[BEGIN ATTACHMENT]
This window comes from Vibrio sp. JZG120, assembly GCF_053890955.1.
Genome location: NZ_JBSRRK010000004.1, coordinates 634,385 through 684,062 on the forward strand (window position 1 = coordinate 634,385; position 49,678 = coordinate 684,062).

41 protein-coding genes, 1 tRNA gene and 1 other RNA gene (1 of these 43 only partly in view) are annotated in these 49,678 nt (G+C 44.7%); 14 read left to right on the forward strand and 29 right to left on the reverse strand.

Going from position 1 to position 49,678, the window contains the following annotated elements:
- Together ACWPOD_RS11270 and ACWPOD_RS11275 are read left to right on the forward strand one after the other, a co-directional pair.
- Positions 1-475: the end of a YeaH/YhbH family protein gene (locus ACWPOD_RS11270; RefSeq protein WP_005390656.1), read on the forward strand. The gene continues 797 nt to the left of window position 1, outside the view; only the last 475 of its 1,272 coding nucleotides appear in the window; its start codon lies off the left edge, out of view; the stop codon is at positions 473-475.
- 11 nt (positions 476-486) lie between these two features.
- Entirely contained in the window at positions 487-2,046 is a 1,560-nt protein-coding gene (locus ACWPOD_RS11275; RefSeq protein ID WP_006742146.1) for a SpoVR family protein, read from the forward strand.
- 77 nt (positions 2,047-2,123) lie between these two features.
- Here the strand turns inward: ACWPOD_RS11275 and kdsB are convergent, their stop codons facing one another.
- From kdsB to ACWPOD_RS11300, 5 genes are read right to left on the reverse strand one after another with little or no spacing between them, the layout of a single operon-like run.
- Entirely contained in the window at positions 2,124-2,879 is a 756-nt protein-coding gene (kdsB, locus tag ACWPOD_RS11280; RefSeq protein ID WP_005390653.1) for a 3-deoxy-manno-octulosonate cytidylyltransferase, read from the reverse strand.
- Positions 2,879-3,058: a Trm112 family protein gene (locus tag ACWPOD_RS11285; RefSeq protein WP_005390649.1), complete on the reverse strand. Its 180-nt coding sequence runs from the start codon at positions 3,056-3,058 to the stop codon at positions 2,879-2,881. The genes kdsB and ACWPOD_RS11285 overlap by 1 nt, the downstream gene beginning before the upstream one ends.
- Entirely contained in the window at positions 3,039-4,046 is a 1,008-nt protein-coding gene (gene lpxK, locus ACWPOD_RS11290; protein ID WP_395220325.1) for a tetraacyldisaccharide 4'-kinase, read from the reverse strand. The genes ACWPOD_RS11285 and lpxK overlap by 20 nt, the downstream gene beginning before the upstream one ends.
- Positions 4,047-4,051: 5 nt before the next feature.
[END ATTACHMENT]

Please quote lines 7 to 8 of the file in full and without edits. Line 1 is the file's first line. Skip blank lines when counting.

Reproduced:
- 11 nt (positions 476-486) lie between these two features.
- Entirely contained in the window at positions 487-2,046 is a 1,560-nt protein-coding gene (locus ACWPOD_RS11275; RefSeq protein ID WP_006742146.1) for a SpoVR family protein, read from the forward strand.